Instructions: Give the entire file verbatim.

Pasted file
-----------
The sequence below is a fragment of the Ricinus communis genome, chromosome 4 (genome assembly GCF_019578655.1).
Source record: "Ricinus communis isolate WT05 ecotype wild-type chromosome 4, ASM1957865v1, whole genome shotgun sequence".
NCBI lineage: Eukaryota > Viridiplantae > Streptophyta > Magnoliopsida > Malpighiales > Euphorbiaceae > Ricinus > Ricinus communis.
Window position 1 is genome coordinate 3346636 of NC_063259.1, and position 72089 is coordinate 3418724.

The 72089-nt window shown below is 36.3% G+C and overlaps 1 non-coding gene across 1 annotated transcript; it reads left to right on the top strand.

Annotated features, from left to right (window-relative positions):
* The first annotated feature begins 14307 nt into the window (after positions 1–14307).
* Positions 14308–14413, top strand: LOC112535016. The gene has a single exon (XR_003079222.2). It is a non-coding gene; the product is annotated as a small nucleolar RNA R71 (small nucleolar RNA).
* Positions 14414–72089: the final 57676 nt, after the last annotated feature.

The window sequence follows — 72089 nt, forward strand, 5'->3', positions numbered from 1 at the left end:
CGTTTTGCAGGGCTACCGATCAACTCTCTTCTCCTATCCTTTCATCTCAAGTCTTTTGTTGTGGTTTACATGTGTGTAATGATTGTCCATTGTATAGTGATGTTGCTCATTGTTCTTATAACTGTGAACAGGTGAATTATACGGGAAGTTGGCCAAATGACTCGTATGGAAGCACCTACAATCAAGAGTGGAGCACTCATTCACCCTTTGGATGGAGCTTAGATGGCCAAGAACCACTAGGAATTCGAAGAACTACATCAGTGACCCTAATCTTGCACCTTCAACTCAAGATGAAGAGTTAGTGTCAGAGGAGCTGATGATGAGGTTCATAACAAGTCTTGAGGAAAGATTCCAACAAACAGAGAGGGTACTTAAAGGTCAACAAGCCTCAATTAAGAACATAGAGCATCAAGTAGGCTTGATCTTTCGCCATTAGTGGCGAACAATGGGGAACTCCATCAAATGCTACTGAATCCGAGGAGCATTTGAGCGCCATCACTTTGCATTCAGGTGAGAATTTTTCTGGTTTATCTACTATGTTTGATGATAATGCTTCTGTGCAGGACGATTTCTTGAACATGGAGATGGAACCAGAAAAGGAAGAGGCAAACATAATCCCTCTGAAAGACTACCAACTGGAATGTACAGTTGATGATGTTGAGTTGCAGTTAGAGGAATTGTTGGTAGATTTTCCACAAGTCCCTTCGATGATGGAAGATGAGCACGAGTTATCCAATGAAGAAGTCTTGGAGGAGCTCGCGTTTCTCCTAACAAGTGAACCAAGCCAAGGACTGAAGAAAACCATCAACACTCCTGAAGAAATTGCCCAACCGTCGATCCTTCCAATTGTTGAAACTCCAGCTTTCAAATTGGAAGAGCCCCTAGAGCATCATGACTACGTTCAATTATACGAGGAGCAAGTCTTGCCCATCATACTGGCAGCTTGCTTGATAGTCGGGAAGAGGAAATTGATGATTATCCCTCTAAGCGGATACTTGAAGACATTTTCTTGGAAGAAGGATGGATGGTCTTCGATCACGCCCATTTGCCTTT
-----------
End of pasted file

The sequence below is a fragment of the Ricinus communis genome, chromosome 4 (genome assembly GCF_019578655.1).
Source record: "Ricinus communis isolate WT05 ecotype wild-type chromosome 4, ASM1957865v1, whole genome shotgun sequence".
NCBI lineage: Eukaryota > Viridiplantae > Streptophyta > Magnoliopsida > Malpighiales > Euphorbiaceae > Ricinus > Ricinus communis.
Window position 1 is genome coordinate 3346636 of NC_063259.1, and position 72089 is coordinate 3418724.

The 72089-nt window shown below is 36.3% G+C and overlaps 1 non-coding gene across 1 annotated transcript; it reads left to right on the top strand.

Annotated features, from left to right (window-relative positions):
* The first annotated feature begins 14307 nt into the window (after positions 1–14307).
* Positions 14308–14413, top strand: LOC112535016. The gene has a single exon (XR_003079222.2). It is a non-coding gene; the product is annotated as a small nucleolar RNA R71 (small nucleolar RNA).
* Positions 14414–72089: the final 57676 nt, after the last annotated feature.

The window sequence follows — 72089 nt, forward strand, 5'->3', positions numbered from 1 at the left end:
CGTTTTGCAGGGCTACCGATCAACTCTCTTCTCCTATCCTTTCATCTCAAGTCTTTTGTTGTGGTTTACATGTGTGTAATGATTGTCCATTGTATAGTGATGTTGCTCATTGTTCTTATAACTGTGAACAGGTGAATTATACGGGAAGTTGGCCAAATGACTCGTATGGAAGCACCTACAATCAAGAGTGGAGCACTCATTCACCCTTTGGATGGAGCTTAGATGGCCAAGAACCACTAGGAATTCGAAGAACTACATCAGTGACCCTAATCTTGCACCTTCAACTCAAGATGAAGAGTTAGTGTCAGAGGAGCTGATGATGAGGTTCATAACAAGTCTTGAGGAAAGATTCCAACAAACAGAGAGGGTACTTAAAGGTCAACAAGCCTCAATTAAGAACATAGAGCATCAAGTAGGCTTGATCTTTCGCCATTAGTGGCGAACAATGGGGAACTCCATCAAATGCTACTGAATCCGAGGAGCATTTGAGCGCCATCACTTTGCATTCAGGTGAGAATTTTTCTGGTTTATCTACTATGTTTGATGATAATGCTTCTGTGCAGGACGATTTCTTGAACATGGAGATGGAACCAGAAAAGGAAGAGGCAAACATAATCCCTCTGAAAGACTACCAACTGGAATGTACAGTTGATGATGTTGAGTTGCAGTTAGAGGAATTGTTGGTAGATTTTCCACAAGTCCCTTCGATGATGGAAGATGAGCACGAGTTATCCAATGAAGAAGTCTTGGAGGAGCTCGCGTTTCTCCTAACAAGTGAACCAAGCCAAGGACTGAAGAAAACCATCAACACTCCTGAAGAAATTGCCCAACCGTCGATCCTTCCAATTGTTGAAACTCCAGCTTTCAAATTGGAAGAGCCCCTAGAGCATCATGACTACGTTCAATTATACGAGGAGCAAGTCTTGCCCATCATACTGGCAGCTTGCTTGATAGTCGGGAAGAGGAAATTGATGATTATCCCTCTAAGCGGATACTTGAAGACATTTTCTTGGAAGAAGGATGGATGGTCTTCGATCACGCCCATTTGCCTTT